If I don't like the candidate who is first on a party list, how can I make sure that he does not get into office?


You can vote against the party list. But the only way to be certain that the candidate does not get a seat is ensure that 98% of Ontarians vote for someone else, thanks to the 3% threshold proposed.

Under our current FPTP system, a candidate can lose his seat if another candidate gets more votes than him. It is that simple. For a list MPP to lose his under MMP, if he is first on the list, 98% of the population have to vote against him.

How would you like an electoral system that puts in a representative that has 97% of the electorate voting against him?

[Again, it would be political suicide for parties to chose list candidates that had proven to be very unpopular. A party would not do this unless they didn't want votes. It makes no sense that they would do this.
Under the current system, sometimes something similar happens - a party drops in a special candidate against the wishes of the local riding association and there is much friction. And the local riding association does not like this new candidate. But the new candidate recruits a lot of new members and ends up being elected by the riding association. The members who were against the new candidate vote for him/her in the end anyway because they support the party, regardless of the candidate.
So, as you can see, things like this happen in the current system already.

Again, the NoMMP camp are putting undue emphasis on individual candidates, when research and polls show that people overwhelming vote for the party as opposed to the candidate.]


Is it true that MMP will make it virtually impossible for political parties to form majority governments?


It wouldn't be impossible, but very rare. Under MMP a political party has to secure over 50% of the vote or win 72.2% of the local seats in order to get a majority. Since this rarely happens in Ontario, we can pretty much be certain that we will always have minority or coalition governments if MMP were to pass.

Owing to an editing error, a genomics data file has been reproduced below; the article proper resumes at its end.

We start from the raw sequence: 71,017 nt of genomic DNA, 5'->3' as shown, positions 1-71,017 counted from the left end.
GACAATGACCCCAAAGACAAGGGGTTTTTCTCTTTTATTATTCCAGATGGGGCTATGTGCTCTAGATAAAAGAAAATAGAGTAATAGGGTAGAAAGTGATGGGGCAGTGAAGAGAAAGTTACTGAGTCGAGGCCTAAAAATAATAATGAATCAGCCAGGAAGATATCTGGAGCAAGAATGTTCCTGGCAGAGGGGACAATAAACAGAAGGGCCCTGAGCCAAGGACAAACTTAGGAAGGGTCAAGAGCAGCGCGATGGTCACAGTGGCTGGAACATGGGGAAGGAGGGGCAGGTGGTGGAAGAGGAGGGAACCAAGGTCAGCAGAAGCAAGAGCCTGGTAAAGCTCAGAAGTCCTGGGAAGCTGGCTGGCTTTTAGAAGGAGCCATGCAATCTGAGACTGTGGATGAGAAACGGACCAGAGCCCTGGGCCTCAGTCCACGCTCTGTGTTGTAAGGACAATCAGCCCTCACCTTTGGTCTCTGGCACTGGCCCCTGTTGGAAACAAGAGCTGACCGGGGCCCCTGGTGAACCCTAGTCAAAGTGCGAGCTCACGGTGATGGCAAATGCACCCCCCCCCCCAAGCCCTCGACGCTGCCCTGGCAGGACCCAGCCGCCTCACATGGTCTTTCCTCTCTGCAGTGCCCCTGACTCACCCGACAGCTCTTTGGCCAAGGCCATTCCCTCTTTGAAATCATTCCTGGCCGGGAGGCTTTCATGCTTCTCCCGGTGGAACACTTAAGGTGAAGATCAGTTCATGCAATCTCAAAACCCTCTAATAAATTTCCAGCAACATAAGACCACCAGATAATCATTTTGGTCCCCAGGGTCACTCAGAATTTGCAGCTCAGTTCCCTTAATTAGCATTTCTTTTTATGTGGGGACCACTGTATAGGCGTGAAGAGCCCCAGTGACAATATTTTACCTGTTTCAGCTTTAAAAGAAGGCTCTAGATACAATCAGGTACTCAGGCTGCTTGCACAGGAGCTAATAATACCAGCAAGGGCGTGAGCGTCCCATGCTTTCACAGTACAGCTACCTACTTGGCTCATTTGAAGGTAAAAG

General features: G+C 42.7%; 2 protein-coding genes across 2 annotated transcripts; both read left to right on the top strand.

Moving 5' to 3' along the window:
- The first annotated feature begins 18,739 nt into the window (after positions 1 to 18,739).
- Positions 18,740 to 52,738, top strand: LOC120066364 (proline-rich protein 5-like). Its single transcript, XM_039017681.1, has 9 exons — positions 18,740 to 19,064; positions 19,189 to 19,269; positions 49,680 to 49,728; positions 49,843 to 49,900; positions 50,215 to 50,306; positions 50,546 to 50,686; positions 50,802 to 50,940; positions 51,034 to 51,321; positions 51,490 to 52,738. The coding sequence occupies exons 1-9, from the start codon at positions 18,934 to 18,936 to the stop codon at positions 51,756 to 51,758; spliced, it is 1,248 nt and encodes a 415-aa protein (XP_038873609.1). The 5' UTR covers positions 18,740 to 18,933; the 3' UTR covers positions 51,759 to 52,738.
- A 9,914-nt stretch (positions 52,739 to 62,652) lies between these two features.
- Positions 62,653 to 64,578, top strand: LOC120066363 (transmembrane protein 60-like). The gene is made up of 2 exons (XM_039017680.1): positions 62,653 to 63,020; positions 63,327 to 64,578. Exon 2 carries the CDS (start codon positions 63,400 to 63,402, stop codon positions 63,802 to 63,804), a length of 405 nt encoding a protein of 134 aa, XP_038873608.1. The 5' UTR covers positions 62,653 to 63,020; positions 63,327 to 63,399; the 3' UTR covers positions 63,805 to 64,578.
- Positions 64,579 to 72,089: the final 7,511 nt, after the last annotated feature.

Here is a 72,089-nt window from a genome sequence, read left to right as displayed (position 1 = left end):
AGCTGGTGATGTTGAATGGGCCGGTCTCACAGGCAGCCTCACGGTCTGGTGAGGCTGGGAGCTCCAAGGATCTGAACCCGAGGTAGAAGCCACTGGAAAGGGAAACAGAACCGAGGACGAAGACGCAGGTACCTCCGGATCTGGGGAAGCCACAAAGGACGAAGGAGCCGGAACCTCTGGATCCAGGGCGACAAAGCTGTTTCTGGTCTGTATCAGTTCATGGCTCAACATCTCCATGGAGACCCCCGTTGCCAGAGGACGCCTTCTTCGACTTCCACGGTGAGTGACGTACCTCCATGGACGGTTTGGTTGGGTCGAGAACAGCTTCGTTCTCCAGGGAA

[Yes, it will make it difficult for political parties to form a majority government on their own. With MMP, we will most likely see parties work together more to get things done.]


Is it better to always have minority governments? Wouldn't that be better for Ontario?


The Yes Side is telling the public that minority governments are better and will lead to improvement in politics in Ontario. Here's a quote from the Yes Side's literature:

"...because parties will be required to work with one another in coalitions to pass legislation, the system will reward cooperation, compromise and accountability in place of partisan rigidity, trivial bickering and narrow thinking".

Anyone with any common sense knows this is ridiculous. We have had minority governments at the federal level for some time and many people in the media as well as ordinary Canadians are complaining more and more about the rancour and uncivilized behaviour in Queen's Park.

It is a mistake to think an electoral system will change the nature of politics and politicians. As recent history has shown, minority governments have not taken away the bickering and partisan rancour that Canadians have been used to from our politicians.

Also, let us not forget that majority governments have produced very positive achievements, most notably the patriation of our Constitution.

[Minority/Coalition governments would be better for Ontario. Most of the best, most commonly-liked policies that have been passed through Canadian history have been from minority/coalition governments.
The NoMMP group mentions that "majority governments have produced very positive achievements, most notably the patriation of our Constitution."

Minority governments have brought in many far reaching reforms greatly valued by Canadians - The Canada Pension Plan, the Guaranteed Income Supplement, the Canada Student Loan program, increased federal transfers to the provinces, and Canada’s most cherished social program - our Health Care system. Recently, during a Liberal minority government, they worked together with the NDP to get these issues passed in a budget: lowered costs for education, cut pollution, built affordable housing, more funding for transit, increased foreign aid, and new protection for pensions in the case of employer bankruptcies.